Dents and damage are yours unless you catch them early
“You get what you pay for!” the saying goes.
And then there’s a slightly more modern version that we’ve come up with that we feel is more in keeping with the times: “You can get stuck with it no matter what you pay for it!”
We as consumers are all too trusting and—pardon us—far too gullible. In the old days our great grandparents purchased most of their wares directly or almost directly from the person who made the product. Now the origin is likely millions of miles away.
As real-life remodeling contractors we get the opportunity to work with hundreds of different brands in every price range.
And whatever the price, it makes no difference—the products all get handled in a similar fashion. What we have discovered is that there is not one company that can absolutely guarantee a pain-free purchase, and this includes the so-called upscale brands.
No matter how expensive they are, modern products are handled by multiple companies.
Here’s an example: A plumbing fixture may be made by a very reputable company employing extremely careful employees, or by some not so careful.
The product is boxed and turned over to the shipping department, who hires a freight company to ship the product to the distributor on the other coast. The freight company then subcontracts part of its shipment to a separate delivery service.
Finally, the distributor—an altogether separately owned organization—has its staff place the items in stock. When it is sold, other employees handle and ship the item out to a retailer. Sometimes the distributor uses its own freight team, but more often than not the company outsources the task to—you got it—a subcontractor.
Long story short, by the time you get your modern-day purchase it has been handled by at least a dozen different companies and dozens of different people. Keep in mind that not everyone loves his job.
Get the picture?
When you open the box you discover a dent and return it to the company for a replacement. This works fine when the purchase is extremely recent—the last day or so.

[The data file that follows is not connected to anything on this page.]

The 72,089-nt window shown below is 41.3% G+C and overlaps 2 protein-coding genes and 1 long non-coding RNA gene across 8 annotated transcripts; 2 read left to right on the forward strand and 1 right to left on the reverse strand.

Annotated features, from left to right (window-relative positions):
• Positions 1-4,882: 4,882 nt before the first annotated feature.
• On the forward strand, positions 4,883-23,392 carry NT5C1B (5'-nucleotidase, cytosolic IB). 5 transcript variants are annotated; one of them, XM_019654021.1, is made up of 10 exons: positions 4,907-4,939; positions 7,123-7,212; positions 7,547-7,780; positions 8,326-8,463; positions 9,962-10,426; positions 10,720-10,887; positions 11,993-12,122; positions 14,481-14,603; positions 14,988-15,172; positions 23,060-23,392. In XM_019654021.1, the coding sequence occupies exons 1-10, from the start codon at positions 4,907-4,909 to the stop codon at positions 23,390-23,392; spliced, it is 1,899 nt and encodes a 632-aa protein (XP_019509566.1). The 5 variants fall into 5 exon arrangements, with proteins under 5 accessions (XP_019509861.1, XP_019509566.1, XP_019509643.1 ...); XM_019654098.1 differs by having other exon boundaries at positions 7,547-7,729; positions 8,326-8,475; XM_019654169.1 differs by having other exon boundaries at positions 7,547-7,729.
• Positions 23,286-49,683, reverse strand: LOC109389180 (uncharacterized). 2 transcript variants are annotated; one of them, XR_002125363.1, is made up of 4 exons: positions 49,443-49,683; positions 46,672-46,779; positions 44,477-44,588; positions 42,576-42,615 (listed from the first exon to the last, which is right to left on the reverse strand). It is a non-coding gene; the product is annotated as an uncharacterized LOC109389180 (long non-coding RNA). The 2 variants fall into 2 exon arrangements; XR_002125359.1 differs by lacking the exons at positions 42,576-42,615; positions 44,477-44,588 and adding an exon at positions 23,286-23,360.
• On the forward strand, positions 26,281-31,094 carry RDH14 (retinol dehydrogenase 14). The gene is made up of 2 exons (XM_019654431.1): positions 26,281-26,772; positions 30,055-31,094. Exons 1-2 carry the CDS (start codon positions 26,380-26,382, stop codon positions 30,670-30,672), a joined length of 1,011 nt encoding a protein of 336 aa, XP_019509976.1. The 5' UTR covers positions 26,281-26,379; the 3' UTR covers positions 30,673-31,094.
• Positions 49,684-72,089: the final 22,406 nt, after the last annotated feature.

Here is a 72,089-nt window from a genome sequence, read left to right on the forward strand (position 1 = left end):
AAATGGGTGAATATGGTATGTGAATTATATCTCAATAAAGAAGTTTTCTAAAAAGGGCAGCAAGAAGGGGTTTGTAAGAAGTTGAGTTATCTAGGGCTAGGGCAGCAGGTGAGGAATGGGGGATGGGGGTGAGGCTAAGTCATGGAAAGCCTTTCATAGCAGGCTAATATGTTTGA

But what if you don’t find out about the damage until later? You could be in for it.
Here’s an example: You have decided to remodel a bathroom and you want high-end products and it will take a long time to pay for all the items you will need: sink, toilet, tub, faucets, medicine cabinet, etc. So, you purchase the items a little at a time and store them in your living room or spare bedroom.
To make sure they don’t get damaged you leave them in their shipping containers. When it comes time to do the remodel you open the boxes and discover that the medicine cabinet is crushed.
Can you take it back to the place of purchase and get a replacement four or five months after the purchase? Forget about it.
It probably won’t make a difference that the item is still in its original wrapping or that the shipping warranty is unconditional.
Our best advice, regardless of what you purchase or who you purchase it from, is to open the box before you leave the store if you can, but at least open and inspect it on the day of the purchase.
Check the entire contents (not just the outer surfaces) to ensure that every mechanical function, bend, dent and scratch is found. At this point the store still owns the damage.
And don’t be misled. We have this misconception as consumers that high-end companies have better warranties and are more service oriented. Don’t be fooled. The high-end companies have more to lose when their stuff is damaged in shipping.
You will find that these companies are not necessarily more responsible for their products than their low cost competitors.